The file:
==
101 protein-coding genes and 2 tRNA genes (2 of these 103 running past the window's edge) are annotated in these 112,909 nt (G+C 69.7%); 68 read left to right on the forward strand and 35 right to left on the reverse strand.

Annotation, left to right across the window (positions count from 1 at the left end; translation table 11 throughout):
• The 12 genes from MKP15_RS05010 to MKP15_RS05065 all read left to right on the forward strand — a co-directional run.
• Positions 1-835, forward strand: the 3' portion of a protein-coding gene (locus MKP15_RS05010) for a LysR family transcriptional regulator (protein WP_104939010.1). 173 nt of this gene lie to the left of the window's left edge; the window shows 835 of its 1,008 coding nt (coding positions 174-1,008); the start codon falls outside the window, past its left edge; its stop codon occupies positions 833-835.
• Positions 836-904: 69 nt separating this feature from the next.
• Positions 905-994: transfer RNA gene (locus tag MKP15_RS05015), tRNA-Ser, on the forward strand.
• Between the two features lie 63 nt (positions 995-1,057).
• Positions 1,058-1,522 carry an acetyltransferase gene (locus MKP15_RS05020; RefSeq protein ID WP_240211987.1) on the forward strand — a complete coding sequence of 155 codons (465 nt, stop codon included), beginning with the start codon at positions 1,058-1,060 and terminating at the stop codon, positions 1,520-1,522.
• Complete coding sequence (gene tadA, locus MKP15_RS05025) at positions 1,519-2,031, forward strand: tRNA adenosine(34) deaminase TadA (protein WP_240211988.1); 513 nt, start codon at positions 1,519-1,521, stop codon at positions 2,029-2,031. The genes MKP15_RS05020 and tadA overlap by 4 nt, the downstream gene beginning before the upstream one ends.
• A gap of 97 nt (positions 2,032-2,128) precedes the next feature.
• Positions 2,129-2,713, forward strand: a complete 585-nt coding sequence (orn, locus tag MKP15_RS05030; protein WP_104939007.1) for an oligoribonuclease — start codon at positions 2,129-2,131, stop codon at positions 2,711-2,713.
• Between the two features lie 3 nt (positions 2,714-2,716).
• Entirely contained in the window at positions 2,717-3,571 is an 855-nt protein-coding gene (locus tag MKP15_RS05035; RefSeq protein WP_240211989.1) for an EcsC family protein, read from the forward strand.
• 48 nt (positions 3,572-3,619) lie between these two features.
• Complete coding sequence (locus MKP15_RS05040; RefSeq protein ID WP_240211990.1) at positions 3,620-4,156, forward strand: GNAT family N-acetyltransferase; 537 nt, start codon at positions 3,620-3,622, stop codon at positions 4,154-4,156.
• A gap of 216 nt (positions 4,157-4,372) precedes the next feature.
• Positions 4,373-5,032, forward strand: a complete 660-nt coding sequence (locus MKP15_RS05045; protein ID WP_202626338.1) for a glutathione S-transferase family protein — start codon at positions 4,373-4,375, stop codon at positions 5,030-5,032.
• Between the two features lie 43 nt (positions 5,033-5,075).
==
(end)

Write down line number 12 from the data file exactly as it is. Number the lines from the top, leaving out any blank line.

• Between the two features lie 3 nt (positions 2,714-2,716).